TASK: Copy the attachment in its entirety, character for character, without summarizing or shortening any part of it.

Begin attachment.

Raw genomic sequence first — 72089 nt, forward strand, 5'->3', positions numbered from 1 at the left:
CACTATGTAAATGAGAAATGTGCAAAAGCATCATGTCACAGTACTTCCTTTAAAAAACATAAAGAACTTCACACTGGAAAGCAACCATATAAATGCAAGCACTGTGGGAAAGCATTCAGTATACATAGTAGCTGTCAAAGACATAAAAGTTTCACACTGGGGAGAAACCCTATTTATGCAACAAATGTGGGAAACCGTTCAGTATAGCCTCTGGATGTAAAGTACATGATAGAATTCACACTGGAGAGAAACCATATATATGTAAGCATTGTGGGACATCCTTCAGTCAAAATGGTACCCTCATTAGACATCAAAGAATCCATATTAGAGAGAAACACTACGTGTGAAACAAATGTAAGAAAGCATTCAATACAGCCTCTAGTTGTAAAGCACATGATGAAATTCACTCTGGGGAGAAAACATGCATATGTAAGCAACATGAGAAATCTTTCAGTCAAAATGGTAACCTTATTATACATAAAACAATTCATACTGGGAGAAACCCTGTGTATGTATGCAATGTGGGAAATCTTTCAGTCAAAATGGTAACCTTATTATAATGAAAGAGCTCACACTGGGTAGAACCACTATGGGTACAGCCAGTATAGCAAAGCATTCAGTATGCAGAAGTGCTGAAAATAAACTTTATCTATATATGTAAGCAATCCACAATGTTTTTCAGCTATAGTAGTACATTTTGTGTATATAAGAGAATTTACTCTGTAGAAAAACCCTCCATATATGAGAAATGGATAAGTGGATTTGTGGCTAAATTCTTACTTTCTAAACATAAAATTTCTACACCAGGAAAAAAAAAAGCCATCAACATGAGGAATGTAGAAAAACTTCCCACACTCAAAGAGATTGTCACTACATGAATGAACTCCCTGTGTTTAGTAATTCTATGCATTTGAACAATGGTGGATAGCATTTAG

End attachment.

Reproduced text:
Raw genomic sequence first — 72089 nt, forward strand, 5'->3', positions numbered from 1 at the left:
CACTATGTAAATGAGAAATGTGCAAAAGCATCATGTCACAGTACTTCCTTTAAAAAACATAAAGAACTTCACACTGGAAAGCAACCATATAAATGCAAGCACTGTGGGAAAGCATTCAGTATACATAGTAGCTGTCAAAGACATAAAAGTTTCACACTGGGGAGAAACCCTATTTATGCAACAAATGTGGGAAACCGTTCAGTATAGCCTCTGGATGTAAAGTACATGATAGAATTCACACTGGAGAGAAACCATATATATGTAAGCATTGTGGGACATCCTTCAGTCAAAATGGTACCCTCATTAGACATCAAAGAATCCATATTAGAGAGAAACACTACGTGTGAAACAAATGTAAGAAAGCATTCAATACAGCCTCTAGTTGTAAAGCACATGATGAAATTCACTCTGGGGAGAAAACATGCATATGTAAGCAACATGAGAAATCTTTCAGTCAAAATGGTAACCTTATTATACATAAAACAATTCATACTGGGAGAAACCCTGTGTATGTATGCAATGTGGGAAATCTTTCAGTCAAAATGGTAACCTTATTATAATGAAAGAGCTCACACTGGGTAGAACCACTATGGGTACAGCCAGTATAGCAAAGCATTCAGTATGCAGAAGTGCTGAAAATAAACTTTATCTATATATGTAAGCAATCCACAATGTTTTTCAGCTATAGTAGTACATTTTGTGTATATAAGAGAATTTACTCTGTAGAAAAACCCTCCATATATGAGAAATGGATAAGTGGATTTGTGGCTAAATTCTTACTTTCTAAACATAAAATTTCTACACCAGGAAAAAAAAAAGCCATCAACATGAGGAATGTAGAAAAACTTCCCACACTCAAAGAGATTGTCACTACATGAATGAACTCCCTGTGTTTAGTAATTCTATGCATTTGAACAATGGTGGATAGCATTTAG